Delivery of macromolecules across oral mucosa from polymeric hydrogels is enhanced by electrophoresis (iontophoresis)



To develop polymeric hydrogel delivery systems for iontophorseis transfer of large molecules across buccal (porcine) mucosa.


Three hydrogels (PVA, HPMC and PVA/HPMC) were prepared as stable gels (7 mm diameter/1.5 mm thick). Quantitative (8 and 36 h) assessment of porcine buccal mucosa and the three hydrogel delivery systems, using a diffusion cell in vitro model, was carried out by UV/vis spectroscopy with three model agents (3 and 10 kDa dextrans and 12 kDa parvalbumin). Passive and iontophoresis parameters were obtained. Experimental and theoretical data were compared.


Iontophoresis (30 min, 1–8 h) significantly enhanced the delivery of all model agents across four single systems (hydrogels and buccal mucosa) and three sandwich systems (hydrogels on top of buccal mucosa), as confirmed by time lag factor/enhancement ratio (TLF/ER) data. The diffusion coefficients of model agents across buccal mucosa (×10 −13 m 2 s −1 ) were ∼100 times lower than across single hydrogels (2.97–4.80 × 10 −11 m 2 s −1 ). Solubility values of all agents across hydrogels were similar, but lower across buccal mucosa. Permeability of parvalbumin was highest across PVA, and for both dextrans across PVA/HPMC. In sandwich systems TLFs were similar for all hydrogels, but significantly lower, and ERs significantly higher, than tissue alone. Experimental and theoretical TLF data were in reasonable agreement.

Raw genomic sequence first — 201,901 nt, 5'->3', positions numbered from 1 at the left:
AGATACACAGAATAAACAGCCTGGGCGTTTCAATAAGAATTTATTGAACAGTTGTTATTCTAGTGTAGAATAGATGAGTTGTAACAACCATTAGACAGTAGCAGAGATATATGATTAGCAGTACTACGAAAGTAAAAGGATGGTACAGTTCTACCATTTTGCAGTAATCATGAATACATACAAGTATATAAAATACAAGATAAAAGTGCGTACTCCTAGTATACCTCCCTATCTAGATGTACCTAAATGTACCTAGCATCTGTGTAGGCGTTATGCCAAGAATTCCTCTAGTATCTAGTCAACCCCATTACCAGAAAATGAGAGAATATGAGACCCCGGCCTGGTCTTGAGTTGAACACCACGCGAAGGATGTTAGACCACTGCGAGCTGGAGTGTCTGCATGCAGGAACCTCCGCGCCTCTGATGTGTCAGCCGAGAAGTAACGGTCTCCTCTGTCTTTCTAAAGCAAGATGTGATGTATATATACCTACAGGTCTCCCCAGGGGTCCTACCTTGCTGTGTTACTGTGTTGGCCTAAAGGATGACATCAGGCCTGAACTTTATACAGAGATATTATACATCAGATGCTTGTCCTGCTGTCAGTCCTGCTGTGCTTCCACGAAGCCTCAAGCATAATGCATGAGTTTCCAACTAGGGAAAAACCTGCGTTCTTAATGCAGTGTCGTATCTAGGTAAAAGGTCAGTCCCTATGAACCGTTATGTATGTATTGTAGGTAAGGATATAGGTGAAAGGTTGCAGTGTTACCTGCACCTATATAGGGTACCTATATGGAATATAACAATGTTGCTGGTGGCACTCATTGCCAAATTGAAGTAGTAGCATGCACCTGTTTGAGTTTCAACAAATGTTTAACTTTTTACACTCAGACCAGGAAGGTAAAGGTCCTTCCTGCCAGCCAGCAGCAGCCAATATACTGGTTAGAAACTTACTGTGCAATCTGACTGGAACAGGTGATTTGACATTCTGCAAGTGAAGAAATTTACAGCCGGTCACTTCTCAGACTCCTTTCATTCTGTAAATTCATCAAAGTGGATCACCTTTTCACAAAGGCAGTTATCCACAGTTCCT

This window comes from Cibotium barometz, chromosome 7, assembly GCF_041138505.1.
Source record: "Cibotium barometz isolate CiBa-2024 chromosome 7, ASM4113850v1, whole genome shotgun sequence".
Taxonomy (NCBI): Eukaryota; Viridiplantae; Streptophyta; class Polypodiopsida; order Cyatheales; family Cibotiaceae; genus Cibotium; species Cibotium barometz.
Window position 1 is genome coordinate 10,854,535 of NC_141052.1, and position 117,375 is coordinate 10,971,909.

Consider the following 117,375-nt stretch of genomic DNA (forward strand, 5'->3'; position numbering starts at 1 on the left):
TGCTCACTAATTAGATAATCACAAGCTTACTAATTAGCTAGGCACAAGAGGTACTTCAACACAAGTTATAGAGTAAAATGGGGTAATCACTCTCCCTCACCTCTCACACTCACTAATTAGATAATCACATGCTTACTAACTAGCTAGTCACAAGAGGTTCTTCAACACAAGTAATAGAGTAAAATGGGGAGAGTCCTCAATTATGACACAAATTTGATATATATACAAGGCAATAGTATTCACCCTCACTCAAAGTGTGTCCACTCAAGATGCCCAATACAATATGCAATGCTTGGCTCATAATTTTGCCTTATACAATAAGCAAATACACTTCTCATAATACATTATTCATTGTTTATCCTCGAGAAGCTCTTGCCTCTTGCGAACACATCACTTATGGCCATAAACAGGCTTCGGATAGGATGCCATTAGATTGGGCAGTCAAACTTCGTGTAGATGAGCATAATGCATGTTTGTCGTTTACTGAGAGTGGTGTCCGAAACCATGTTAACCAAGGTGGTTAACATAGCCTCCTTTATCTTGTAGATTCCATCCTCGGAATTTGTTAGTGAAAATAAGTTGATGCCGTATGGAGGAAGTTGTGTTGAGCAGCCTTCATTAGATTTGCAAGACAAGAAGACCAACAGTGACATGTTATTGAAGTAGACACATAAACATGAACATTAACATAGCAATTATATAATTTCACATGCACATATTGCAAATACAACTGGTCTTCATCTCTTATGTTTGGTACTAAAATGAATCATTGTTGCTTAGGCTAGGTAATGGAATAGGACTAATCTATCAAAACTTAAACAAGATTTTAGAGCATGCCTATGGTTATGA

The in vitro data show that iontophoresis enhanced the delivery of large molecules across polymeric hydrogel systems and buccal mucosa. This creates the opportunity of new approaches to drug delivery and opens pathways to further research for delivering therapeutic agents topically and systemically.